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  • We Are Tesla

    I’ve been searching for an idea for a new thread the past couple of weeks and found it while walking Buckeye this morning. This week on Studio 360 is the story of Nikola Tesla, the genius, inventor, obsessive and world class eccentric.

    I listened to it again as I raked the last of this year’s leaves and found that Tesla’s ideas, conflicts and isolation resonated with many of the more vocal members of the Soma Simple community. Or, at least, it seems so to me. One post after another came to mind and I decided to see if we couldn’t work through this together.

    If you get a chance, listen to the podcast or the program itself and consider the following:
    • “The War of the Currents” and its relation to mechanical and reflexive effect in manual care.
    • The “magical” aspects of advanced technology.
    • The conflict with Edison.
    • Why Tesla’s influence has endured but his notoriety has not.

    Well, that’s a start. Let’s see where this goes.
    Barrett L. Dorko

  • #2
    A great deal of what I say here will come from Kurt Anderson’s comments as well as the insights of Samantha Hunt, his guest for the show and author of a novel about Tesla and the monologue by Mike Daisy reviewed here.

    On the show I was taken especially by Daisy’s retelling of Tesla’s break with Edison over the issue of current. Simply put, Edison favored direct current. This was not only dangerous it was remarkably inefficient, needing a boost that required building a station – every two miles.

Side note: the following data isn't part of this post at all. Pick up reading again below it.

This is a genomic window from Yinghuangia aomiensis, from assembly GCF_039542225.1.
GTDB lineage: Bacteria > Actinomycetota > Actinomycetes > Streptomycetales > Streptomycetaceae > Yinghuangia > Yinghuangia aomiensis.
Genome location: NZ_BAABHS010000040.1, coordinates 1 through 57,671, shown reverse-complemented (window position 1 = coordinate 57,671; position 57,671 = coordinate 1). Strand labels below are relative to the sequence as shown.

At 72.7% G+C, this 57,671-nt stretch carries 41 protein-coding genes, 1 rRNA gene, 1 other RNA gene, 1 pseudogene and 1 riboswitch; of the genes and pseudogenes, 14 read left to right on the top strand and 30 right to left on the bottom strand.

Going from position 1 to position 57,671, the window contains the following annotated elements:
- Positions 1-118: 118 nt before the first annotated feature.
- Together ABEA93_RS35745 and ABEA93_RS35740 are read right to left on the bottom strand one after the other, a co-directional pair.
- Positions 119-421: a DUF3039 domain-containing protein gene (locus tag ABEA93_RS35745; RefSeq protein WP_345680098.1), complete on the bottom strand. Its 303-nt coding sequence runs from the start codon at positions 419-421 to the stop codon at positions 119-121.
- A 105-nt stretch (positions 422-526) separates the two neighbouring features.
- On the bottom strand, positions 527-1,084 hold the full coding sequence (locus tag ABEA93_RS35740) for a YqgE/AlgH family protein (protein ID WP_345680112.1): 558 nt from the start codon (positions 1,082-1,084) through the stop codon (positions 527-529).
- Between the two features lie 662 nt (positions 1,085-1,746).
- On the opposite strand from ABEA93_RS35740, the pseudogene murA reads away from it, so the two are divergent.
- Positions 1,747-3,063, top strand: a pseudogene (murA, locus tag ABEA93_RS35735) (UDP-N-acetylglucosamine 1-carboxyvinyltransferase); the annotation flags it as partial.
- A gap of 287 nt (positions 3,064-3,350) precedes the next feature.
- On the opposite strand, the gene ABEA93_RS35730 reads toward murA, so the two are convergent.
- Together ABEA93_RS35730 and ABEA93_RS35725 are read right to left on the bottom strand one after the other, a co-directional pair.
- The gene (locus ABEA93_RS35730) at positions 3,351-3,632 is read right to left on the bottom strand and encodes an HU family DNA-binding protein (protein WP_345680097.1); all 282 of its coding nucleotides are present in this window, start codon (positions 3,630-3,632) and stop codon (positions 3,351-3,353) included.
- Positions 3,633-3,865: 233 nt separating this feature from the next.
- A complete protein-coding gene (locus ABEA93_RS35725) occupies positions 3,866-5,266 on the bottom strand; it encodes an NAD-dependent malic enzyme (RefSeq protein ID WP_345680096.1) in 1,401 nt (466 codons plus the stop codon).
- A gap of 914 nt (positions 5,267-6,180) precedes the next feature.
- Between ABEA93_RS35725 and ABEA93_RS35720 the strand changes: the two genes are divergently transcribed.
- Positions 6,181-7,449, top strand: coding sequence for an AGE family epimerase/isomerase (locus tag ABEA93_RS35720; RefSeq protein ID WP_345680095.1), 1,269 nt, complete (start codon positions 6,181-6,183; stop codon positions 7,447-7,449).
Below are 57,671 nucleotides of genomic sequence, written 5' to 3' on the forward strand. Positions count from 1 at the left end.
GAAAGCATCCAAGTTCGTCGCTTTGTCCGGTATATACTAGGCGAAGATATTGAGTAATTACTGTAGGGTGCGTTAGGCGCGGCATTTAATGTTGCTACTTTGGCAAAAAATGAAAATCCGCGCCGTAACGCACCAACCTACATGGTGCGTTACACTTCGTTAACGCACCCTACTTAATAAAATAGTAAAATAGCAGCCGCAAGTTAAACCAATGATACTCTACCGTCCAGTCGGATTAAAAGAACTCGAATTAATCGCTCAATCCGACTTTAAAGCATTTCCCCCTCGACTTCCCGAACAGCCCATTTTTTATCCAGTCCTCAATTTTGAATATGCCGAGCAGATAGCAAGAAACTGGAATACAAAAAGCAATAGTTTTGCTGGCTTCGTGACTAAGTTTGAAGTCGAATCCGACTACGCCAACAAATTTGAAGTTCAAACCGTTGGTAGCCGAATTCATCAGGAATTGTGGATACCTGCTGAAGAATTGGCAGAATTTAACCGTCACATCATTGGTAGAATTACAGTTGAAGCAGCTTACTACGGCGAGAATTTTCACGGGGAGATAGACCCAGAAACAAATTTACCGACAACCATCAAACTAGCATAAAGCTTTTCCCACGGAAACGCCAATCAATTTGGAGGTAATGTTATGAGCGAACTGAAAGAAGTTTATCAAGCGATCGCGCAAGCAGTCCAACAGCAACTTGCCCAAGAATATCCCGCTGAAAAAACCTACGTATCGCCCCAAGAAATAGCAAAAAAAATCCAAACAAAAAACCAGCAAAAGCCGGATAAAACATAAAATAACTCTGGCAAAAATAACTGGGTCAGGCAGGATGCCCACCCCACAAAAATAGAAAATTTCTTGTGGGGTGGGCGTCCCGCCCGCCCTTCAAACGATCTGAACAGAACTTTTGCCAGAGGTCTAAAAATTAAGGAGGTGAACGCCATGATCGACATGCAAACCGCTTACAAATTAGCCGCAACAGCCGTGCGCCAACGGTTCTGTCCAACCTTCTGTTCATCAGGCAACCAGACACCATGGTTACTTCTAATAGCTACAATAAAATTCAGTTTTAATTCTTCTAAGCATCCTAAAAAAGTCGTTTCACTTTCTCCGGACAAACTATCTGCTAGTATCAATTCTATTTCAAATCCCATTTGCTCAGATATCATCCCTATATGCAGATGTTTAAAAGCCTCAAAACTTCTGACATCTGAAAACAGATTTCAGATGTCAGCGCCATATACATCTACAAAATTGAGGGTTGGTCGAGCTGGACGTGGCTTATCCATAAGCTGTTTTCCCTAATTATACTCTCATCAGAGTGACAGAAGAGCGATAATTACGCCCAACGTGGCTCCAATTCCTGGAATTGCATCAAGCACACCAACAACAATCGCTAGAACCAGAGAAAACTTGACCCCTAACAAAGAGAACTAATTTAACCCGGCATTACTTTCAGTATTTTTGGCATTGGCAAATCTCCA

Tesla developed alternating current; a way of transferring electricity distances beyond what they could imagine at the time.

    Many years ago I heard John Mennell M.D. say, “There are always two effects from manipulation – mechanical and reflexive."

    I think we can use the war of the currents here. More soon.
    Last edited by Barrett Dorko; 30-11-2008, 05:28 AM.
    Barrett L. Dorko

    Comment


    • #3
      Tesla was one of the greatest minds of both the 19th and 20th centuries. His contributions have revolutionized life as we know it for the entire world. Yet he was constantly dogged by critics and competitors, and did not officially receive proper credit until well after his death. There are compelling aspects to Tesla's story that may have some parallels here.

      However, Tesla was also famously bad with the details of his personal finances, business dealings in general, questionable and inconsistent documentation of his research and methods, given to whimsical and poetic outbursts, and frequently failed to make good on promises requiring completion of a project on time and within budget. So, when drawing upon Tesla for your inspiration, please be specific about the context of your comparisons.

      We wouldn't want to get the wrong impression...
      Novice Woo Shoo Kung Foo practitioner. Experienced critic of Truthiness.
      "It used to be, everyone was entitled to their own opinion, but not their own facts. But that's not the case anymore. Facts matter not at all...Truthiness is 'What I say is right, and [nothing] anyone else says could possibly be true.' " - Stephen Colbert

      Comment


      • #4
        Jason,

        You’re not wrong about what Tesla struggled with personally, but I am under the impression that he wasn’t consciously in charge of his own behavior to the extent most of us are. There were certain things he simply could not make himself care about, or even pretend to care about. There’s no fixing that as far as I know. I have similar inclinations and whether these behaviors are seen as failings depends upon the culture’s judgment – a changeable thing.